It Took a Village to Deliver Quintuplets

By Dolores Radding, Kaiser Permanente Northern California Communications

Feature Story
photo of Amy and Chad Kempel
Amy and Chad Kempel after the babies were born.

On the evening that Amy Kempel gave birth to quintuplets, she walked to the Operating Room on her own, but she was far from alone.

In the weeks before the birth, teams of physicians, nurses and staff at the Kaiser Permanente Walnut Creek Medical Center prepared to bring her five babies into the world. There were conversations, planning meetings, simulations to help anticipate any complication that might arise, and Amy spent four weeks before delivery in the hospital.

“Every department in the hospital was part of the planning process. So, when the time came, we were really ready,” said Monica Sood, MD, Amy’s obstetrician, a specialist in high-risk pregnancies.

Moments of joy

On Jan. 11, a Kaiser Permanente health care team of more than 60 gathered to safely deliver the babies by caesarean section and promptly provide the treatment they needed immediately. There were 10 neonatologists and pediatricians on hand, three obstetricians, two anesthesiologists, Labor and Delivery and Neonatal Intensive Care nurses, respiratory therapists, radiologists, pharmacists and more.

large group of people who helped deliver quintuplets

The Neonatal Intensive Care Unit team that supported the quintuplet delivery.

“The delivery was identical to our simulations, and it was a peaceful delivery,” explained Pavna Sloan, RN, Maternal Child Health Services nursing director. “Every time a baby was born and we heard the whimpering and saw the baby moving, it was just a moment of joy.”

The babies were born within a span of five minutes, and each was immediately whisked off to the hospital’s Level 3 Neonatal Intensive Care Unit, which is specially equipped and staffed to care for fragile newborns. Each baby was accompanied to the NICU by a team of six, including physicians, nurses and a respiratory therapist.

Chad Kempel said it was “intense” to see so many caregivers involved. “But, at the same time I thought, there couldn’t be a better place for this to be going on with all these people here,” he said. “It kind of put me at ease.”

Fragile but stable

The birth of quintuplets is rare, with only 24 sets of quintuplets and other higher order births in the United States in 2015.

The Kempel quintuplets — Lincoln, Noelle, Grayson, Preston and Gabriella — were born at 27 weeks, about three months prior to Amy’s due date. The average gestation for a quintuplet pregnancy is 27 to 29 weeks.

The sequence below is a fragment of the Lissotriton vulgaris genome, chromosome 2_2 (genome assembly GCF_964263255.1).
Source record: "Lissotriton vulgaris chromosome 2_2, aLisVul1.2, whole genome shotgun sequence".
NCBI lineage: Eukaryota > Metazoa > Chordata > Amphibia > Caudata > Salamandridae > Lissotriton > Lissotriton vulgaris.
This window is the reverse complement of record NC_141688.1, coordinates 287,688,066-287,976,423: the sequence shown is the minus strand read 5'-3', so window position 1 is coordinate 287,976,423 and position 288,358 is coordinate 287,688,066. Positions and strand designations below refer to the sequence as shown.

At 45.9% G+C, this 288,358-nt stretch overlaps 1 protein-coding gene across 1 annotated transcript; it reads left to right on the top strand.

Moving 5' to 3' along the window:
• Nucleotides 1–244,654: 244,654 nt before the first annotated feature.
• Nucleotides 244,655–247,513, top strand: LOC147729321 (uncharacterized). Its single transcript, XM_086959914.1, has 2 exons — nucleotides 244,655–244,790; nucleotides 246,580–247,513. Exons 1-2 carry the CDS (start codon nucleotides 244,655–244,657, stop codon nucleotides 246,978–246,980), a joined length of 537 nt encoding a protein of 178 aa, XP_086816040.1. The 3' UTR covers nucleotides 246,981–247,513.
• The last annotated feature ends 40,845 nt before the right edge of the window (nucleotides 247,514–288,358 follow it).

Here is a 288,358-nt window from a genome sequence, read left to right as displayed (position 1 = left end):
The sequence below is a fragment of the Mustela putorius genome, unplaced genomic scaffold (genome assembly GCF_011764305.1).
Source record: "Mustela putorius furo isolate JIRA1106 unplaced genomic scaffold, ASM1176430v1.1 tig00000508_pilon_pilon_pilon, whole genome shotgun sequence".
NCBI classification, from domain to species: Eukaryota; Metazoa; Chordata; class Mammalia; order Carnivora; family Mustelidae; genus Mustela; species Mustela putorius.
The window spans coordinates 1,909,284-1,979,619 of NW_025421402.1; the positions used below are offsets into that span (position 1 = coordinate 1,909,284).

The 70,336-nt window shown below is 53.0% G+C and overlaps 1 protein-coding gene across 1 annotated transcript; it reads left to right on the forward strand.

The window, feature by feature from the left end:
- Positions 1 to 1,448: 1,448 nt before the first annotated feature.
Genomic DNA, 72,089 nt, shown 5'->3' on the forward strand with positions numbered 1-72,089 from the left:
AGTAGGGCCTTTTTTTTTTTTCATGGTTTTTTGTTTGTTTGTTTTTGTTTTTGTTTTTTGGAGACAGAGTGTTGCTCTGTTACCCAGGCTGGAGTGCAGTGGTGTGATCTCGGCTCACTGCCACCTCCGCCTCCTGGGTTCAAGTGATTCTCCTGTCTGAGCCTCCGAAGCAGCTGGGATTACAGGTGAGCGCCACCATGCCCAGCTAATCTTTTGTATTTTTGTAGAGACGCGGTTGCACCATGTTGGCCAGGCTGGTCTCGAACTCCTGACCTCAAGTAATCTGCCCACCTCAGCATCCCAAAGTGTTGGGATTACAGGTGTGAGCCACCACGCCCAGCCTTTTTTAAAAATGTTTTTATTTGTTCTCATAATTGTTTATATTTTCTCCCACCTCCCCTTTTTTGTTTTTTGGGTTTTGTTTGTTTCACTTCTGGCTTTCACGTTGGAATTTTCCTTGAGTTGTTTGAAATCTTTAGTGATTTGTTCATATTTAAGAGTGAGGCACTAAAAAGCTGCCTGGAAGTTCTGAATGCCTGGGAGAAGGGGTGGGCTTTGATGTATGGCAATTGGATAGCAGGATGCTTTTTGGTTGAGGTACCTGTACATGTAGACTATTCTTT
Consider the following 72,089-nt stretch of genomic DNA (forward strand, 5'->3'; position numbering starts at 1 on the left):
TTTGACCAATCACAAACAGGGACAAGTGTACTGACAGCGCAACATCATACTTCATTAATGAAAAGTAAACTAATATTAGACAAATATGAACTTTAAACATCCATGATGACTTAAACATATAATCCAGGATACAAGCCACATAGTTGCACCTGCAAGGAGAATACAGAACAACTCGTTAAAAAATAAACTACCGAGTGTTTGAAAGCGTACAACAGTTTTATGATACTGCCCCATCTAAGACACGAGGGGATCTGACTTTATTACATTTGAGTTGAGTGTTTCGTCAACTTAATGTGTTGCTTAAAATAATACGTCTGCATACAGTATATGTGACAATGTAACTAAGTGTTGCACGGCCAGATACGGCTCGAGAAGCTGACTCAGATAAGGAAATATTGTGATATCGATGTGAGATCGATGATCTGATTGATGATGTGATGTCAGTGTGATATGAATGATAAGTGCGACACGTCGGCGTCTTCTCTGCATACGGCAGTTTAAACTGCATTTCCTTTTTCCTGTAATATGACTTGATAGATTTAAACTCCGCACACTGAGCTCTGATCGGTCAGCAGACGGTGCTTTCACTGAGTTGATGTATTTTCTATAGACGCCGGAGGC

Amy said she and her husband were extremely grateful that she made it that far into the pregnancy.

“I didn’t know how far along we’d make it, and the odds of us being able to carry it this far, the odds were against us,” she said.

doctors and nurse who delivered the quintuplets

Pictured left to right, Monica Sood, MD, Allen Fischer, MD, and Pavna Sloan, RN.

The quintuplets are in stable condition, and each weighs about 2-1/2 pounds, which is considered normal for a single baby at 27 weeks and excellent for a quintuplet. Because of their size, they’re in incubators to help maintain a normal body temperature, and each is receiving some form of respiratory support. Since they’re unable to breast or bottle feed yet, they’re receiving nutrition by tube feeding.

The babies’ attending neonatologist, Allen Fischer, MD, said the quintuplets are considered very low birth weight infants, but he said Kaiser Permanente Northern California is experienced in this area, caring for about 400 infants like them every year.

“We were confident we could care for these babies as well as anybody anywhere, and they’re doing well at this point for babies born at 27 weeks,” Dr. Fischer said. “They’re going to be in the hospital for about 75 days, but we’re very optimistic about ultimately sending 5 babies home.”

A grateful family

The Kempels already have two young daughters, so when their quintuplets leave the hospital they’ll have seven children at home.

“We’re definitely going to have to hire help morning, noon and night, and it’s going to be overwhelming to say the least. But we’ll make it through,” Amy said.

In the meantime, Chad and Amy said they’re grateful to the Kaiser Permanente physicians and staff who are caring for their babies.

“They’ve been just amazing over there, the doctors and the nurses in that NICU,” Chad said. “We are so appreciative of all those people. Thank you, over and over again.”

The successful delivery of the quintuplets and the continuing care of mom and babies has been a source of professional pride for the many physicians and staff involved.

“We deliver safe, quality, expert care here at Kaiser Permanente,” said Sloan. “And we’re very honored to be taking care of Amy and Chad’s growing family.”